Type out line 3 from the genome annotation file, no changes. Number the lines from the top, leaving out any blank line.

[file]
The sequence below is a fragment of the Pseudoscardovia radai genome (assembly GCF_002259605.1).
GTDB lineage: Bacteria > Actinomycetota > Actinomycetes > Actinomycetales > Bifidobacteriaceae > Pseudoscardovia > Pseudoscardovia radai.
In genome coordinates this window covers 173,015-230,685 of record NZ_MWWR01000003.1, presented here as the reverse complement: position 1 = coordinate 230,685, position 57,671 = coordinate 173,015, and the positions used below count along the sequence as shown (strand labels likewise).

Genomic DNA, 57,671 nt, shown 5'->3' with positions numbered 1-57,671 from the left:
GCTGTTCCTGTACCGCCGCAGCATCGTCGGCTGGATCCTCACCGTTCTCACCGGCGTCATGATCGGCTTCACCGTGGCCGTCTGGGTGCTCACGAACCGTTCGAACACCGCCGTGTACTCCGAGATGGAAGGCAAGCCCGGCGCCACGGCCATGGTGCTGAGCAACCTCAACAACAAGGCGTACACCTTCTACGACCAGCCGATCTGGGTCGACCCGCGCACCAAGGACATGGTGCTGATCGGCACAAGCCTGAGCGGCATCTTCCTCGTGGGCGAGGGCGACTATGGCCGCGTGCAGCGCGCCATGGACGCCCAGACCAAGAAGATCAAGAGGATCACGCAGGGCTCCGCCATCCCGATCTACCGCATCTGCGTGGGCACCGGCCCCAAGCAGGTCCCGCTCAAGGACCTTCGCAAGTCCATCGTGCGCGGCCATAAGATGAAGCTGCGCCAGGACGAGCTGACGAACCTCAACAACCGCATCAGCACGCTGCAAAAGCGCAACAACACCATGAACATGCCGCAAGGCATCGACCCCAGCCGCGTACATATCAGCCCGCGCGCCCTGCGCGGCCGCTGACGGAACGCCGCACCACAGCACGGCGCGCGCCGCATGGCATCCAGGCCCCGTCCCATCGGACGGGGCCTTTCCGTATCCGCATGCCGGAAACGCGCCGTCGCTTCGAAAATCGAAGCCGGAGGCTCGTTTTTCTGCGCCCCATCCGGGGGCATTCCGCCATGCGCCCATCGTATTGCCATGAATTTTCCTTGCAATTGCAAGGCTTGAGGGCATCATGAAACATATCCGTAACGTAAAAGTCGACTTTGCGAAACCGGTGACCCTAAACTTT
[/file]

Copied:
In genome coordinates this window covers 173,015-230,685 of record NZ_MWWR01000003.1, presented here as the reverse complement: position 1 = coordinate 230,685, position 57,671 = coordinate 173,015, and the positions used below count along the sequence as shown (strand labels likewise).